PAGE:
It’s worth mentioning that the first all black screen is really important. The Zapper can detect light from the television as well as light from other sources such as a light bulb. If the Zapper game doesn’t check for a non-hit at first, then there is nothing to stop you from aiming the gun at a light bulb tricking the game into thinking you are always making contact with a live target. TVs in the US run at 60 frames per second so it would be more or less impossible to shoot at a light bulb while rapidly turning it on and off to fake out an NES Zapper game.

The Zapper technology only works on older tube TVs called CRT TVs; the games are not playable on modern TVs such as LCD, Plasma, or LED televisions. The reasoning is that the Zapper is very dependent on the timing of the individual frames of video displayed on the screen as illustrated above. Newer TVs have additional processing time that results in lag where the actual picture on the TV appears one or more frames later than the NES recognizes. For most other games this slight delay is not noticeable, but since the Zapper is tuned to the timing of older TVs it causes the game to not register any hits at all when played on a modern television. Therefore, I had to use my CRT to play this game.

Now to get down to brass tacks.

Now that the Zapper talk is out of the way it’s time to talk Operation Wolf. Developed and published by Taito, Operation Wolf is an arcade game released in 1987. The arcade cabinet is fashioned with a mock submachine gun used to aim at the enemies and it contains a motor inside of the gun housing to simulate recoil. It was ported to many home consoles and computers, including the NES in 1989. This is the first Taito game covered for the blog. Taito published 26 NES games in total so they are one of the largest publishers for the console.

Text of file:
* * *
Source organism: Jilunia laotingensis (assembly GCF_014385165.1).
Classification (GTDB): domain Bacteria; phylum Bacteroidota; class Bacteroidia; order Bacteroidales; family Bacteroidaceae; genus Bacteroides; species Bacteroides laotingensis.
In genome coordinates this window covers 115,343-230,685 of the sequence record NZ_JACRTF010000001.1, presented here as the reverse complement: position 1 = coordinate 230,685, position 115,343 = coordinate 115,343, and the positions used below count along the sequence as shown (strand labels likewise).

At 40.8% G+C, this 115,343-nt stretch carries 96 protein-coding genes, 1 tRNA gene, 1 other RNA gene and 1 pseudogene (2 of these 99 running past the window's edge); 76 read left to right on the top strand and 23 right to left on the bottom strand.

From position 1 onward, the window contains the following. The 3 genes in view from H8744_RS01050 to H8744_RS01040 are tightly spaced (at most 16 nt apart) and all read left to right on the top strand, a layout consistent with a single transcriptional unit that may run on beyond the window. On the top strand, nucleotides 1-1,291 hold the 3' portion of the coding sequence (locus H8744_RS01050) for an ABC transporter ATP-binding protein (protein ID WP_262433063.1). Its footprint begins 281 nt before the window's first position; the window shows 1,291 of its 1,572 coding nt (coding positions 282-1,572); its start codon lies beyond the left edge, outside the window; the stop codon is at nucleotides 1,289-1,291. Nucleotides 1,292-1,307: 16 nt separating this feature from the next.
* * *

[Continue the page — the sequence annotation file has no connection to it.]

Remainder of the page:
Operation Wolf is also a game series spanning four games. The second game, Operation Thunderbolt, was released in 1988 in arcades. It would see an SNES release several years later. There were also arcade titles Operation Wolf 3 in 1994 and Operation Tiger in 1998. Operation Wolf was also released in 2005 as part of Taito Legends as well as an NES Virtual Console release in 2008. Sadly, the Virtual Console version does not support the Wii remote as a Zapper.

The object of Operation Wolf is to survive six missions of infiltrating terrorist strongholds in order to save prisoners and take them back home to safety. Each mission has a number of enemy soldiers, tanks, helicopters, and boats that you must defeat before advancing to the next area. Enemies will run across the screen and you shoot them before they shoot you. If you hold B on the controller while shooting with the Zapper then you will fire a grenade that does a lot of damage within a wide range. The game also features controller support by way of a targeting crosshair on screen. Before the start of play you can choose either controller or Zapper, and if you choose controller you can also set the speed of the crosshair from one of five options. Use the D-Pad to aim the cursor, press A to fire your standard weapon, and press B to launch a grenade.

You’ll be under attack from all over.

On screen you will see a bunch of statistics. It shows the score, number of magazines as well as the number of rounds left in the current magazine, number of grenades, number of prisoners saved in later missions, and the number of enemy soldiers, helicopters or boats, and tanks remaining in the level. There is also a damage meter that nearly spans the entire bottom of the screen. The enemy counters represent your progress through the level. The stages keep going until either you destroy the number of enemies remaining or you take too much damage. They also end if you are completely out of ammo.